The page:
I am interesting in understanding the theoretical aspect of the ECPP test, and how everything works.
Looking at
this ECPP example so far I understand:
4*N = u^2 + D*v^2, with Jacobi(D,N)=1
and tested with different D's until N+1u has some large probable prime factor q. Then the test is repeated with q and so on until q is small. Makes sense so far, but the concept basic arithmetic, no group theory yet.
I am not sure how the curve used in the test is constructed from the above representation of 4*N:
E: y^2 = x^3 + a*x + b
nor how the cardinality of E(F
_{N}) = N+u1
(E over the finite field of N elements)
In the Wikipedia example:
N = 167;
4*N = 25^2 + 43*(1)^2;
so u=25 and the cardinality of the constructed E is Nu+1 = 143.
From wikipedia
Quote:
In order to construct the curve, we make use of complex multiplication. In our case we compute the Jinvariant:
j = 960^3 ...

I am completely lost at this point. For the Jinvariant (wiki page) j(r) there are only special cases, and formulas involving the discriminant of the cubic polynomial involved in the elliptic curve. I find that also linked on the wikipedia page:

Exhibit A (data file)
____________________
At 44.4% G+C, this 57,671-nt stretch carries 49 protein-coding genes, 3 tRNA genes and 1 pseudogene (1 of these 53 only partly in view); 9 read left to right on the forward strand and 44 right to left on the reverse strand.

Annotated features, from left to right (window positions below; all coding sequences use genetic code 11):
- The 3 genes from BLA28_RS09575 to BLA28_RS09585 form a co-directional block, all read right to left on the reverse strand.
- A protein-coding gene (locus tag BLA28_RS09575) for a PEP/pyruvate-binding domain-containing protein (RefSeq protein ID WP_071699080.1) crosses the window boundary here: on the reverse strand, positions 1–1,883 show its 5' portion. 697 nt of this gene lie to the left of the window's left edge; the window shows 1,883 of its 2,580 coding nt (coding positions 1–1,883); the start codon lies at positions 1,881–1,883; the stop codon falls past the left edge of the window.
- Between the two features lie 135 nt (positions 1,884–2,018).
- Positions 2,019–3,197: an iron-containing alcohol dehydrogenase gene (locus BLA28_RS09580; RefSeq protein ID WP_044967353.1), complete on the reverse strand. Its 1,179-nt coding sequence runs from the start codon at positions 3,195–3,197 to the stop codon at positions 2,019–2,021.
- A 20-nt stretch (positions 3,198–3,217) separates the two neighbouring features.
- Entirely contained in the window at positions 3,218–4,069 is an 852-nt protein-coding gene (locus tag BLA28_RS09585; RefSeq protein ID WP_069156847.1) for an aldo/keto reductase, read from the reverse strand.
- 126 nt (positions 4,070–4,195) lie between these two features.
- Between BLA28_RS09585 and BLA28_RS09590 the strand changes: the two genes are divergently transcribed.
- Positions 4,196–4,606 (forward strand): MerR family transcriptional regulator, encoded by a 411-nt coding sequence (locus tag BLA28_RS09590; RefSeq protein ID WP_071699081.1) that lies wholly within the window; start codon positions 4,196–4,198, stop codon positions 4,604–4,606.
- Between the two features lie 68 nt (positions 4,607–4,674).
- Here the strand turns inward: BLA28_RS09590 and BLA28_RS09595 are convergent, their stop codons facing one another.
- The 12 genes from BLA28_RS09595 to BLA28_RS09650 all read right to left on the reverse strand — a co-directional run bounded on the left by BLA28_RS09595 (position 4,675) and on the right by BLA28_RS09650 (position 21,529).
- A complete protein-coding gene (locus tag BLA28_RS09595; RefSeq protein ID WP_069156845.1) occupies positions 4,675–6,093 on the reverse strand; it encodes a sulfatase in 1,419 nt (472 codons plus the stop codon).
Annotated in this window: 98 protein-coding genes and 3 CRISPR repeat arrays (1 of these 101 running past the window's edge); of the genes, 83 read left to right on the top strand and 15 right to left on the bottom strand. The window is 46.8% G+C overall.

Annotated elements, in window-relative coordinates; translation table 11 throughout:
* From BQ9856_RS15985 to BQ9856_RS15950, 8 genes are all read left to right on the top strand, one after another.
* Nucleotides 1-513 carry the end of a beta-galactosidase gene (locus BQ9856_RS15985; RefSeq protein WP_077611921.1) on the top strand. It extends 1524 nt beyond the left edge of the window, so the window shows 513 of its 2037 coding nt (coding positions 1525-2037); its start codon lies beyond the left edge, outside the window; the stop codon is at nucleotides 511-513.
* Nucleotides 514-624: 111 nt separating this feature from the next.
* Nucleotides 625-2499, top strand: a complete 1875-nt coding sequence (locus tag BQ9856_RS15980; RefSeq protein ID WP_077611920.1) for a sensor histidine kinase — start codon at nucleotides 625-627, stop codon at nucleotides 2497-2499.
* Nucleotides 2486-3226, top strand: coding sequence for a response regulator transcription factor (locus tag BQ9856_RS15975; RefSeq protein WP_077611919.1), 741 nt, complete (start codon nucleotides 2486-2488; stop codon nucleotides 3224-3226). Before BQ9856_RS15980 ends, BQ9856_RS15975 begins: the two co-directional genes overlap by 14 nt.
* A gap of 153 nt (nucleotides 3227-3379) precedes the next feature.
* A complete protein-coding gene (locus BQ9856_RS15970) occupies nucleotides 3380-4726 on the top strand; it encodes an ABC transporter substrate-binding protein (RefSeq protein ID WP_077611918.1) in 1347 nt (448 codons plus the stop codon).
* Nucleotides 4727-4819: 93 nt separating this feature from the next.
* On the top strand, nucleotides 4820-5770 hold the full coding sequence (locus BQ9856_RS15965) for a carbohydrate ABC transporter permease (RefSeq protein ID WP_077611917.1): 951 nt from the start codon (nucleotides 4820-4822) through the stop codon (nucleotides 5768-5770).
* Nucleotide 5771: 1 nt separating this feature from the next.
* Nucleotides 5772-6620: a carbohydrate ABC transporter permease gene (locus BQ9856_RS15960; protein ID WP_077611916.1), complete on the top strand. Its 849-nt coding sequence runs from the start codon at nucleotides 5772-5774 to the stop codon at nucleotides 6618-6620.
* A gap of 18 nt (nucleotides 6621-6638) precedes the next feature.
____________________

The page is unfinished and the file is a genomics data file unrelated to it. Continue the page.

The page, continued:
j(i) = 12^3
j( (i*sqrt(163)+1)/2 ) = 640320^3
both of which are functions of the roots of quadratic polynomials. So probably is the case with the ECPP example that
j( (i*sqrt(43)+1)/2 ) = 960^3 ?
Is so, how is this derived... is there are simple formula to compute j(r) for any quadratic integer r as it is used in the ECPP test? There must be some way to understand this without knowing too much
CM theory. Can anyone explain this to me? Thanks.